The Law Society is committed to ensuring effective access to justice in Wales. We work with solicitors and stakeholders to develop legal services and access to those services. In the new assembly, the Law Society will build on our activity in these areas which we prioritise:
The laws of Wales
The Law Society has a public interest role to engage ministers and legislators to seek improvements in the way the law is made and in its accessibility, from preliminary and consultation stages to publication and implementation.
The Law Commission project on the law in Wales will report in the spring. There are many factors linked to how the law of Wales is made and made available which the report will address. The Law Society calls on the new Welsh government to take a proactive role in the development and accessibility of the laws of Wales.
Devolved justice functions
Where justice functions are devolved engagement with users should be a priority.
The Law Society in Wales works collaboratively with the Welsh government and its agencies in the justice sector at a strategic level.
The next Welsh government should:
- develop formal and permanent lines of engagement across the justice sector in Wales
- appoint a senior president of tribunals in Wales to lead the devolved tribunals service
- retain the Committee for Administrative Justice and Tribunals Wales.
Engagement with the justice sector
A permanent ministerial stakeholder group for the justice sector should be established to develop a forum for debate about current issues, developments and strategy. As Wales' justice sector evolves those working in it need to have a formal channel to contribute.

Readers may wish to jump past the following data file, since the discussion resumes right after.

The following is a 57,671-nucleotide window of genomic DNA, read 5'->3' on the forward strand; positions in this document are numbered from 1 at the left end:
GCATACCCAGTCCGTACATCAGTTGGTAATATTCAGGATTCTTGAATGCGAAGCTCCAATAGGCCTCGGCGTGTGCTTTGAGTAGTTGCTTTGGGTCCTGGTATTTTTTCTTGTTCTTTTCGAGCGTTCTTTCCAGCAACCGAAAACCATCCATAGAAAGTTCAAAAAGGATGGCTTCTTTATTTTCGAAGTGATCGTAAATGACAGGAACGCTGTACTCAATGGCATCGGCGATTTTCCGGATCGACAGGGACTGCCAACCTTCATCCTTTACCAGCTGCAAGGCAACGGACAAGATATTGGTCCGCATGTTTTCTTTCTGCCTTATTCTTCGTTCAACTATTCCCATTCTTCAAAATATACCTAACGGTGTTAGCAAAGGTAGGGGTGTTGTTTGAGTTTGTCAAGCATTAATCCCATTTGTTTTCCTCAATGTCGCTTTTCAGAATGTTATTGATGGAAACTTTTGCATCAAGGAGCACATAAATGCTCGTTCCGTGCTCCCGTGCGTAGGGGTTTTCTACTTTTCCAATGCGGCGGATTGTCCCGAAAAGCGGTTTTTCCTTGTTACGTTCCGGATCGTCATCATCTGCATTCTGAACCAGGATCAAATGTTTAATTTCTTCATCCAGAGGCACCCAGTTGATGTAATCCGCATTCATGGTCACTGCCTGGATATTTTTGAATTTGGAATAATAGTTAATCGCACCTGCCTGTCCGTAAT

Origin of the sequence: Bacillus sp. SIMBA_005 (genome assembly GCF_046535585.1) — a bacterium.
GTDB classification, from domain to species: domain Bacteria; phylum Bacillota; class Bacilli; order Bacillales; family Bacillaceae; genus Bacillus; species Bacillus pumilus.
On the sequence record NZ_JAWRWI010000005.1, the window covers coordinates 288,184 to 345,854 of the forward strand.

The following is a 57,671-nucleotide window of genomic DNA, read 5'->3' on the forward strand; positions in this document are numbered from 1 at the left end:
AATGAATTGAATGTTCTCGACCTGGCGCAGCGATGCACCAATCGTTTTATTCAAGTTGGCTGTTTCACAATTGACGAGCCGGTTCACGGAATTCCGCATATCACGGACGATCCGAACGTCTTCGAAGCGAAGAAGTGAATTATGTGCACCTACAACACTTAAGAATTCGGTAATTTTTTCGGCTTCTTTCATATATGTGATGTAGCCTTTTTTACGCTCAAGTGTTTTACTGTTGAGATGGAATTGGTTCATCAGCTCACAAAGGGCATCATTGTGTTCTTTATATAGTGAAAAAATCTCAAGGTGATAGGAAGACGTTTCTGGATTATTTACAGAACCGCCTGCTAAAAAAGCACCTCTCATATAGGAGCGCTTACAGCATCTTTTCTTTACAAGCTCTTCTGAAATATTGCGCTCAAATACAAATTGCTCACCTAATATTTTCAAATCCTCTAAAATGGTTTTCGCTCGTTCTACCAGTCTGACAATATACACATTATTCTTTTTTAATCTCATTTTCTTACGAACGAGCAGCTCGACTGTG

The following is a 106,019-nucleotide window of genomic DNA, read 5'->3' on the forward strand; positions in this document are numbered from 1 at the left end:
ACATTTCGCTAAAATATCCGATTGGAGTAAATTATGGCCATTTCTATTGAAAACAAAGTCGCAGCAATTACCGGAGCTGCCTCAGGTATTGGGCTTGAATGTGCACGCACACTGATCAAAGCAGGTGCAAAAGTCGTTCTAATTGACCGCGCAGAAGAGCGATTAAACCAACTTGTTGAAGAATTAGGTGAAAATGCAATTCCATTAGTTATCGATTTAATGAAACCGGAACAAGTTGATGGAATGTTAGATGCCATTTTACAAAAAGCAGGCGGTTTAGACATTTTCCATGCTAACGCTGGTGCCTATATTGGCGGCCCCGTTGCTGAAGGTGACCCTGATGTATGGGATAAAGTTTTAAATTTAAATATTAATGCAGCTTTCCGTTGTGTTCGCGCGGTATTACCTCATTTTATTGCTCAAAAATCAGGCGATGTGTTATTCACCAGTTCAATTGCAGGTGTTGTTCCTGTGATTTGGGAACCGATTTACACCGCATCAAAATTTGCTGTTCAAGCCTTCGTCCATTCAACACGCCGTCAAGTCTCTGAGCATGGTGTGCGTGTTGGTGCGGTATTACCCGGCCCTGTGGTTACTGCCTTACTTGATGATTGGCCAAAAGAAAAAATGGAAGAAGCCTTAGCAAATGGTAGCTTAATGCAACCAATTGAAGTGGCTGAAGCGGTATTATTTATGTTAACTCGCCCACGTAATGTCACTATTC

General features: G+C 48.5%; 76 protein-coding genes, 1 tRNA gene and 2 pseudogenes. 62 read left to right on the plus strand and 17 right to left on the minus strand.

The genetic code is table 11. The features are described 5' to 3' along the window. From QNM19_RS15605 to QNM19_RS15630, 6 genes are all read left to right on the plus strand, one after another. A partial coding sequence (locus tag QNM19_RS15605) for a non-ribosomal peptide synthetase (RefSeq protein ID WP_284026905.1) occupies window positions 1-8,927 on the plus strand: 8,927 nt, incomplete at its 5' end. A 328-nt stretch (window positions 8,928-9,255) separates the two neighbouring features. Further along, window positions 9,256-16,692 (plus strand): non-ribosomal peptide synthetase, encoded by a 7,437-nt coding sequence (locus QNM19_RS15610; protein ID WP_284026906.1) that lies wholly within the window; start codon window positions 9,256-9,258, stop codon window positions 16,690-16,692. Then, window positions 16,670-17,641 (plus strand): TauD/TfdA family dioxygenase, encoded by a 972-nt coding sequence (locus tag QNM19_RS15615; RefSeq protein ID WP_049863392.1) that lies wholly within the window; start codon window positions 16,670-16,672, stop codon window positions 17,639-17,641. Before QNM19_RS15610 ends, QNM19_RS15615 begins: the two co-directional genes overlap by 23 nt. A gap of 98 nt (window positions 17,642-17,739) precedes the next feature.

Affordable access to legal advice is a basic right for everyone. The National Advice Network will provide a strategic approach to the provision of social welfare advice and its implementation will be a significant benefit for communities across Wales. The new Welsh government should continue to support this initiative.
Engagement with UK government
An effective relationship with the UK Ministry of Justice is vital for the future of the law in Wales. Areas which affect Wales, such as HM Courts and Tribunals Service and access to legal aid, sit within the remit of the Ministry of Justice. The policies of the department and their implementation, such as the recent decision to close 10 courts in Wales, should reflect Welsh circumstances.
It is only through the new Welsh government being proactive and developing its communication with the Ministry of Justice that London-based decision makers will understand and respond to the distinct needs of Wales.
Welsh in the law
Access to justice should not be affected by language. Welsh is an official language; for individuals and business there should be no impact on their experience of access to justice.
More than 3,700 qualified solicitors practise in Wales and over 8,000 people are employed across the legal sector.
Solicitors provide professional legal advice and representation which contribute to the well-being of individuals, business and the wider state.
The new Welsh government should continue to recognise the legal sector as a key driver of the Welsh economy.